VOA Special English
‘American Troops’ in Russia Despite Tensions


    Some Russians enjoy taking part in reenactments of historic military battles.

    In Russia, the government often plays up past military victories as a show of national strength.

    Recently, one group of Russians gathered in Moscow for a reenactment of the Western Front during World War II.

    Russian WWII reenactors play western troops outside of Moscow, June 19, 2016. (B&W filter added for effect) (Photo: D. Schearf / VOA)
    Russian WWII reenactors play western troops outside of Moscow, June 19, 2016. (B&W filter added for effect) (Photo: D. Schearf / VOA)

    The Western Front was where the United States, Britain and their allies battled German-led forces for control of Western Europe.

    For the military reenactment, about 100 Russians wore clothing like that worn by American and British soldiers during the war. As the “troops” moved forward, the only way to tell their nationality was when the “soldiers” spoke to each other in Russian.

    The reenactors worked hard to make their military camp look like the 1940s camps did. Empty cans of food near the campfire had labels similar to those used in the war. Some were for products or companies that no longer exist. Nearby, an olive green radio played “The While Cliffs of Dover” and other popular songs of 70 years ago.

    A man named Alexei played an American soldier during the reenactment. He said the hardest part for him was all the walking.

    “Now we're going back,” he said. “That’s the real war. About an hour walking, then a few minutes of fighting, or no fighting at all, and we are going back.”

    He and the other Russians recreated historic battles with weapons that look real, but fire plastic pellets. The troops also had realistic-looking grenades and mortar launchers.

    Maxim Afonin played the part of an American private named Max Garvel. “Reenactment for me it's like a sport. It’s an active sport and some fun with my friends,” he said.

    “I don't care about politics, about why Germans are Germans,” he added. “I mean, why Russian guys wear a German uniform. I don't care. It's like a cool game for friends.”

    The exercise gave the Russians a chance to use their English language skills.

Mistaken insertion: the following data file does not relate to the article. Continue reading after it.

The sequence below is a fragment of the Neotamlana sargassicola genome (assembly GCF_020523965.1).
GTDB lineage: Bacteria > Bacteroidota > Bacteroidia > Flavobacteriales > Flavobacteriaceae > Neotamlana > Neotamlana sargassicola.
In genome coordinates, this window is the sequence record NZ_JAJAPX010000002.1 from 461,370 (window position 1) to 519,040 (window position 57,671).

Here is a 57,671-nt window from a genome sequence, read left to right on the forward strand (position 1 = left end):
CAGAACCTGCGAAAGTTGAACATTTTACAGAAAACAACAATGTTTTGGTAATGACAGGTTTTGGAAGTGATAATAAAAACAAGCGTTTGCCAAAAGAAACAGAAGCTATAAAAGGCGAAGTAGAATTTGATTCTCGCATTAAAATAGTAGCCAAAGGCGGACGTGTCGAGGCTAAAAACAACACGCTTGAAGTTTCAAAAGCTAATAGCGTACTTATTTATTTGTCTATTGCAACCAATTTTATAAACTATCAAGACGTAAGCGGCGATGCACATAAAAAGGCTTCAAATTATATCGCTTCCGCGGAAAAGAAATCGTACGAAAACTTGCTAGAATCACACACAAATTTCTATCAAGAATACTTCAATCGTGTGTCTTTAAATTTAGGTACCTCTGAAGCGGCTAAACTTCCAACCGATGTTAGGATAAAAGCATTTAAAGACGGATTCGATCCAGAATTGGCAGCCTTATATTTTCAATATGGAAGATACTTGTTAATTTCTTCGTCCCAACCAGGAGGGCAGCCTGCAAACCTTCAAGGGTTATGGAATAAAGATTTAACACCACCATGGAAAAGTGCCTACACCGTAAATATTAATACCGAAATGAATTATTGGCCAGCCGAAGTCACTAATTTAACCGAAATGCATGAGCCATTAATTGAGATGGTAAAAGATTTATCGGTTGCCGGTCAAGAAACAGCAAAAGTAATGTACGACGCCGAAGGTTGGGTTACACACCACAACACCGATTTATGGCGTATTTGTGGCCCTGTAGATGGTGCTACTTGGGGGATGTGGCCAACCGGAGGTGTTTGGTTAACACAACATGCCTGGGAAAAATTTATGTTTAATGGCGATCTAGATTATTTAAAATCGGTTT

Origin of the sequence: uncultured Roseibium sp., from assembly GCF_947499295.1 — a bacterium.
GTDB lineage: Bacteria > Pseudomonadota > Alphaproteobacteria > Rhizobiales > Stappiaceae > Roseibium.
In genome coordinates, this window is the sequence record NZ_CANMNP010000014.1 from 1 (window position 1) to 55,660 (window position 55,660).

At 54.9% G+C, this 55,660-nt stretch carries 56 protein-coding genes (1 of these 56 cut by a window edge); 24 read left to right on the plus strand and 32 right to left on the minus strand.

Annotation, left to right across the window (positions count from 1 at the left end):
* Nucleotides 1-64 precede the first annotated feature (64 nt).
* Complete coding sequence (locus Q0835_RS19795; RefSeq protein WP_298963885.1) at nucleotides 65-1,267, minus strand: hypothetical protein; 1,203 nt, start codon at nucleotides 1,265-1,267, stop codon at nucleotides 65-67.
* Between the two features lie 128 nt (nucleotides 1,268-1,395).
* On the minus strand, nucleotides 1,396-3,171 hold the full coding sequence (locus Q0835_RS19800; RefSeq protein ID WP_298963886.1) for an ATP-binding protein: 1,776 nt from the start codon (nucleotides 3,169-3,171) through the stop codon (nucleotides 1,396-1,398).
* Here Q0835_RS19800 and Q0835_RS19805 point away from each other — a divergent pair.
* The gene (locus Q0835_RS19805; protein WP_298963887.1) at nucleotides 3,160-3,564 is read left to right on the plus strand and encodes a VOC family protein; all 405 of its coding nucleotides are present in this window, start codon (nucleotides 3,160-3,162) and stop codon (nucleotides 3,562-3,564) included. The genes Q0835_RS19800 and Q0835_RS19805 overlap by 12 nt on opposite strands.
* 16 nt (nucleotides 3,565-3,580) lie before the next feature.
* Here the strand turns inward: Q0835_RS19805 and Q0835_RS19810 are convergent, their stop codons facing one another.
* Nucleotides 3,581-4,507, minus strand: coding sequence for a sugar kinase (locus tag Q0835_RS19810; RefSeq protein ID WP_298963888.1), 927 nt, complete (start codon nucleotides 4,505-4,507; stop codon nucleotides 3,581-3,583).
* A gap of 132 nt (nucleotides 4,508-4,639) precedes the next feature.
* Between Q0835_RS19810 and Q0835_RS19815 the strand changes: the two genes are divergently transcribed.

“If you reenact as a Western soldier, you don’t know what a Western soldier thinks. You don't know how they talk. You learn it,” said Andrei Tuzov. He served as a member of the British force during the re-enactment.

    Most reenactors choose to be part of the Soviet Red Army because it was a sign of loyalty to Russia. It also was easier. The Red Army clothing doesn’t cost as much as the American or British uniforms. Recreating the western front also means having to order more costly, genuine military equipment.

    Need for recruiting allies

    In recent years, military tensions between Russia and the West have been rising. Some of the Western troop reenactors found themselves questioned by fellow Russians.

    “At work, my colleagues have asked ‘why the American soldier?’” said Andrey Borovoy, who works as a dental technician.

    “Well, at the moment the relations between our countries are not very good. But let’s not mix up policy and history,” he said. “History is history. We were allies in [the war].”

    I’m Pete Musto.

    Daniel Schearf wrote this story for VOANews. Jim Dresbach adapted it for Learning English. George Grow was the editor.

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    Words in This Story

    re-enactv. to repeat or replay the actions of an event

    grenade – n. a small bomb that is designed to be thrown by someone or shot from a rifle

    mortar – n. a military weapon used to fire shells high into the air at a low speed

    label – n. a sign covering a bottle, can or box

    uniform – n. a special kind of clothing that is worn by all the members of an organization

    genuineadj. real; true to life